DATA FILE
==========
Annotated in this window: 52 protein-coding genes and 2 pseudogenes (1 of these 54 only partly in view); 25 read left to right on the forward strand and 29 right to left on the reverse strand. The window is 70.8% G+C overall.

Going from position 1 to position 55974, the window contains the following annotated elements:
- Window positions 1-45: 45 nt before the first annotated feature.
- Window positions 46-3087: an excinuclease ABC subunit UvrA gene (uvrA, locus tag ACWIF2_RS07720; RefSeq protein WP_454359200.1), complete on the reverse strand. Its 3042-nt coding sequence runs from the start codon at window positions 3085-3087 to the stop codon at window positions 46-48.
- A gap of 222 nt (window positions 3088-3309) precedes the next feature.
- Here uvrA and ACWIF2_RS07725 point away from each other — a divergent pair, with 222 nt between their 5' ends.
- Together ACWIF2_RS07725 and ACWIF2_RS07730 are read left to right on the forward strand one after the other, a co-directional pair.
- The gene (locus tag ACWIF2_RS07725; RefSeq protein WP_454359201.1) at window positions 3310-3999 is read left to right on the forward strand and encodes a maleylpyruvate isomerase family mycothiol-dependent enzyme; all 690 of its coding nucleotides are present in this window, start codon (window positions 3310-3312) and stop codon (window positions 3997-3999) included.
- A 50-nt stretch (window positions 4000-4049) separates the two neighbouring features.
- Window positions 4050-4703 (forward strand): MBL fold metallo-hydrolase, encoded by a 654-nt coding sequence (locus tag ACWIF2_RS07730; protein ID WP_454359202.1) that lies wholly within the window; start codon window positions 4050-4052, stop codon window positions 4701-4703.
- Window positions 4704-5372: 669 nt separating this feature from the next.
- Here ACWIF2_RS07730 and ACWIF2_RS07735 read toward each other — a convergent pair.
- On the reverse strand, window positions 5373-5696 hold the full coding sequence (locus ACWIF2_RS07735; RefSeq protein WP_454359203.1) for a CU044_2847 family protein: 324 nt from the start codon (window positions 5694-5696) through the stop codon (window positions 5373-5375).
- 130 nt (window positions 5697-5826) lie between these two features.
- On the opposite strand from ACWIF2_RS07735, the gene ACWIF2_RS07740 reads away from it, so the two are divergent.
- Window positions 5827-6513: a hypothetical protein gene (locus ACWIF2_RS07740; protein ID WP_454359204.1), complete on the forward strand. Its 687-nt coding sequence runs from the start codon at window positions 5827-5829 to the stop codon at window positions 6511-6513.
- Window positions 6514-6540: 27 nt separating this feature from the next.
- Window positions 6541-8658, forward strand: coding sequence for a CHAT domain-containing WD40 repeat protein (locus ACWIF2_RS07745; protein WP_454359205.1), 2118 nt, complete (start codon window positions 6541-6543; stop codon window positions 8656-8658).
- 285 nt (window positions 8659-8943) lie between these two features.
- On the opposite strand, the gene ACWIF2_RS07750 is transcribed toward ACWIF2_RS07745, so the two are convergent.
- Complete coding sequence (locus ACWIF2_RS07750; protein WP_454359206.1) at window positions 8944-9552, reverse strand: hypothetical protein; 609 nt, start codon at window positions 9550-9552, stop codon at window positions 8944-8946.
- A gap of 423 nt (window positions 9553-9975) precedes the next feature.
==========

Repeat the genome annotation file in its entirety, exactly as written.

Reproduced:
Annotated in this window: 52 protein-coding genes and 2 pseudogenes (1 of these 54 only partly in view); 25 read left to right on the forward strand and 29 right to left on the reverse strand. The window is 70.8% G+C overall.

Going from position 1 to position 55974, the window contains the following annotated elements:
- Window positions 1-45: 45 nt before the first annotated feature.
- Window positions 46-3087: an excinuclease ABC subunit UvrA gene (uvrA, locus tag ACWIF2_RS07720; RefSeq protein WP_454359200.1), complete on the reverse strand. Its 3042-nt coding sequence runs from the start codon at window positions 3085-3087 to the stop codon at window positions 46-48.
- A gap of 222 nt (window positions 3088-3309) precedes the next feature.
- Here uvrA and ACWIF2_RS07725 point away from each other — a divergent pair, with 222 nt between their 5' ends.
- Together ACWIF2_RS07725 and ACWIF2_RS07730 are read left to right on the forward strand one after the other, a co-directional pair.
- The gene (locus tag ACWIF2_RS07725; RefSeq protein WP_454359201.1) at window positions 3310-3999 is read left to right on the forward strand and encodes a maleylpyruvate isomerase family mycothiol-dependent enzyme; all 690 of its coding nucleotides are present in this window, start codon (window positions 3310-3312) and stop codon (window positions 3997-3999) included.
- A 50-nt stretch (window positions 4000-4049) separates the two neighbouring features.
- Window positions 4050-4703 (forward strand): MBL fold metallo-hydrolase, encoded by a 654-nt coding sequence (locus tag ACWIF2_RS07730; protein ID WP_454359202.1) that lies wholly within the window; start codon window positions 4050-4052, stop codon window positions 4701-4703.
- Window positions 4704-5372: 669 nt separating this feature from the next.
- Here ACWIF2_RS07730 and ACWIF2_RS07735 read toward each other — a convergent pair.
- On the reverse strand, window positions 5373-5696 hold the full coding sequence (locus ACWIF2_RS07735; RefSeq protein WP_454359203.1) for a CU044_2847 family protein: 324 nt from the start codon (window positions 5694-5696) through the stop codon (window positions 5373-5375).
- 130 nt (window positions 5697-5826) lie between these two features.
- On the opposite strand from ACWIF2_RS07735, the gene ACWIF2_RS07740 reads away from it, so the two are divergent.
- Window positions 5827-6513: a hypothetical protein gene (locus ACWIF2_RS07740; protein ID WP_454359204.1), complete on the forward strand. Its 687-nt coding sequence runs from the start codon at window positions 5827-5829 to the stop codon at window positions 6511-6513.
- Window positions 6514-6540: 27 nt separating this feature from the next.
- Window positions 6541-8658, forward strand: coding sequence for a CHAT domain-containing WD40 repeat protein (locus ACWIF2_RS07745; protein WP_454359205.1), 2118 nt, complete (start codon window positions 6541-6543; stop codon window positions 8656-8658).
- 285 nt (window positions 8659-8943) lie between these two features.
- On the opposite strand, the gene ACWIF2_RS07750 is transcribed toward ACWIF2_RS07745, so the two are convergent.
- Complete coding sequence (locus ACWIF2_RS07750; protein WP_454359206.1) at window positions 8944-9552, reverse strand: hypothetical protein; 609 nt, start codon at window positions 9550-9552, stop codon at window positions 8944-8946.
- A gap of 423 nt (window positions 9553-9975) precedes the next feature.